Electrolytic voltage sizing power supply

Thread Starter

Hamlet

Joined Jun 10, 2015
252
I'm working and learning about power supplies.
How does one size the voltage of an electrolytic cap after
the diode bridge? At say 24vAC from transformer,
then after diode bridge I read about 21v, but when
the cap is installed, it voltage reads closer to 35v.

Do I need a smoothing capacitor rated for 25v, or 35v?
Maybe a little extra on top?
 

AnalogKid

Joined Aug 1, 2013
8,157
Rules of thumb for high reliability design in military and industrial applications:
Capacitor voltage rating is at least twice the peak voltage applied.
Transistor voltage rating is at least twice the peak voltage applied.
Resistor power rating is at least twice the average or RMS power applied.
Diode current rating is at least twice the peak current applied.

Etc.

ak
 

Thread Starter

Hamlet

Joined Jun 10, 2015
252
I recently repaired an old radio shack 12v 2A supply for a friend. It had single 2200uf
16v smoothing cap. I thought that was low, but I wasn't sure. I had a 35v 4700 in my
junk box, so I replaced it with that. That got me to wondering whether the ac
voltage or the peak voltage was the one in consideration. I guess the lesson is
this: I shouldn't let radio shack engineering influence proper application.
 

#12

Joined Nov 30, 2010
18,160
radio shack 12v 2A supply. It had 16v smoothing cap.
A 16 volt capacitor will survive just fine with 12 volts DC applied to it. Were you thinking the 12 volt DC label meant Radio Shack started with a 12 volt AC transformer?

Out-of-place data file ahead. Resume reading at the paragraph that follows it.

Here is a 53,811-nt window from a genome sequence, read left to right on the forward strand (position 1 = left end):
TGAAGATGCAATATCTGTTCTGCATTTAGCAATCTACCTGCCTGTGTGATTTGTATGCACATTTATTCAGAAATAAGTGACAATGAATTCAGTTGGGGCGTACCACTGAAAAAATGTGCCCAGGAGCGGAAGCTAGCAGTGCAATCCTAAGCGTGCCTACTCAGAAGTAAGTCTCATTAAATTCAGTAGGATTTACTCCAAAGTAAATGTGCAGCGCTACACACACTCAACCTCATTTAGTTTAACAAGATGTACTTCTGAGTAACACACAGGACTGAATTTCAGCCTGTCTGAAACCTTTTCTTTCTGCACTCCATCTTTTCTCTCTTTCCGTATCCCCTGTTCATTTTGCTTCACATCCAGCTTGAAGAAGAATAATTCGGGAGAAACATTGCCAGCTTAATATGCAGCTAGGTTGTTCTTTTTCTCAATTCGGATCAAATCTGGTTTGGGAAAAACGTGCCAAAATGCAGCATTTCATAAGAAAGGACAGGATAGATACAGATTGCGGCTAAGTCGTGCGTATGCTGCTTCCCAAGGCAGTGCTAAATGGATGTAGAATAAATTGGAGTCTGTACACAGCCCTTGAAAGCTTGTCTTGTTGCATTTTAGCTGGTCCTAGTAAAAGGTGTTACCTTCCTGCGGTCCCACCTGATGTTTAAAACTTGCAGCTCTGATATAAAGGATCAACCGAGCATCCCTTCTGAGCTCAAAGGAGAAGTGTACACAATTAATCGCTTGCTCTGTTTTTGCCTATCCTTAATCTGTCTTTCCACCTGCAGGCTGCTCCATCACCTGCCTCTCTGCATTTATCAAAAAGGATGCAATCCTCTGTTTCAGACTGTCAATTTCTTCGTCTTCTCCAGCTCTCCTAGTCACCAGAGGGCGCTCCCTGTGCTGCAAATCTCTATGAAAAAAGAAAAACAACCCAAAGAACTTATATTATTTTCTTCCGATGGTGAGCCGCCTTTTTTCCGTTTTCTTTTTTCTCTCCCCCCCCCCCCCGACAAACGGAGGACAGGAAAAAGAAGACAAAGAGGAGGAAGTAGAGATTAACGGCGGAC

Thread Starter

Hamlet

Joined Jun 10, 2015
252
Yes, that was my assumption.
Come to think of it, that unregulated radio shack
power supply sure couldn't keep
the voltage up under even a modest load.

9v transformer * 1.414 = 12.726v...

Oh, the irony.
 

RichardO

Joined May 4, 2013
2,268
Yes, that was my assumption.
Come to think of it, that unregulated radio shack
power supply sure couldn't keep
the voltage up under even a modest load.

9v transformer * 1.414 = 12.726v...

Oh, the irony.
Note that the secondary voltage of an unloaded transformer will be about 25 percent higher than the voltage at the rated load. So your 9-volt transformer could put out as much as 16 volts into an open circuit.
 

#12

Joined Nov 30, 2010
18,160
Note that the secondary voltage of an unloaded transformer will be about 25 percent higher than the voltage at the rated load.
True.:(
Maybe not exact, but true.
Two of the difficulties in designing linear voltage supplies are the allowable variation of the power line voltage and the transformers' voltage output change from unloaded to loaded conditions. Over-designing for these variables is a big factor in how much energy is wasted in a linear regulator.
 
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